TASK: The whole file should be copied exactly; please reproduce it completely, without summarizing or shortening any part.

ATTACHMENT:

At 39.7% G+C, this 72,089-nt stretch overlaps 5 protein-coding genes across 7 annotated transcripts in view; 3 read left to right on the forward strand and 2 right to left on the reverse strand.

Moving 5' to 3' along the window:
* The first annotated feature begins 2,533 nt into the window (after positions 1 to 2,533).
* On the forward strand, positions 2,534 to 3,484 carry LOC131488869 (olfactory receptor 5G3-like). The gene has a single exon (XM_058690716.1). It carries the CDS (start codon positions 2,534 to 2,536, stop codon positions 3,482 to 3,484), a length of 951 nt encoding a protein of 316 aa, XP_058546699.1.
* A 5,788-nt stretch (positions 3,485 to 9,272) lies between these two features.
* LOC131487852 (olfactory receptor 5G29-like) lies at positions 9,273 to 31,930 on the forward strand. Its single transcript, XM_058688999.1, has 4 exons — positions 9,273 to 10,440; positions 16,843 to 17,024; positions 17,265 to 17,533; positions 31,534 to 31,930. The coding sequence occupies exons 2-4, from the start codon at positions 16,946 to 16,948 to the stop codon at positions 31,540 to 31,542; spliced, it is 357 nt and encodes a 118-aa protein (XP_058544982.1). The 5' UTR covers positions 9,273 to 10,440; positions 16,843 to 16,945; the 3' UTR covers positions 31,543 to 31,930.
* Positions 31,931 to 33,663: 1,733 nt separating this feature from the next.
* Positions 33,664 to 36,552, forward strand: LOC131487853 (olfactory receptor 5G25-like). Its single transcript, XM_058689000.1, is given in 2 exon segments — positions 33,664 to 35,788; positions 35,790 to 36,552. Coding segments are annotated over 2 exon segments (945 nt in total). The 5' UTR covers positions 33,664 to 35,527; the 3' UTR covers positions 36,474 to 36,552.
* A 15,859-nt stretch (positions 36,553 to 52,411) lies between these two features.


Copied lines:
At 39.7% G+C, this 72,089-nt stretch overlaps 5 protein-coding genes across 7 annotated transcripts in view; 3 read left to right on the forward strand and 2 right to left on the reverse strand.

Moving 5' to 3' along the window:
* The first annotated feature begins 2,533 nt into the window (after positions 1 to 2,533).
* On the forward strand, positions 2,534 to 3,484 carry LOC131488869 (olfactory receptor 5G3-like). The gene has a single exon (XM_058690716.1). It carries the CDS (start codon positions 2,534 to 2,536, stop codon positions 3,482 to 3,484), a length of 951 nt encoding a protein of 316 aa, XP_058546699.1.
* A 5,788-nt stretch (positions 3,485 to 9,272) lies between these two features.
* LOC131487852 (olfactory receptor 5G29-like) lies at positions 9,273 to 31,930 on the forward strand. Its single transcript, XM_058688999.1, has 4 exons — positions 9,273 to 10,440; positions 16,843 to 17,024; positions 17,265 to 17,533; positions 31,534 to 31,930. The coding sequence occupies exons 2-4, from the start codon at positions 16,946 to 16,948 to the stop codon at positions 31,540 to 31,542; spliced, it is 357 nt and encodes a 118-aa protein (XP_058544982.1). The 5' UTR covers positions 9,273 to 10,440; positions 16,843 to 16,945; the 3' UTR covers positions 31,543 to 31,930.
* Positions 31,931 to 33,663: 1,733 nt separating this feature from the next.
* Positions 33,664 to 36,552, forward strand: LOC131487853 (olfactory receptor 5G25-like). Its single transcript, XM_058689000.1, is given in 2 exon segments — positions 33,664 to 35,788; positions 35,790 to 36,552. Coding segments are annotated over 2 exon segments (945 nt in total). The 5' UTR covers positions 33,664 to 35,527; the 3' UTR covers positions 36,474 to 36,552.
* A 15,859-nt stretch (positions 36,553 to 52,411) lies between these two features.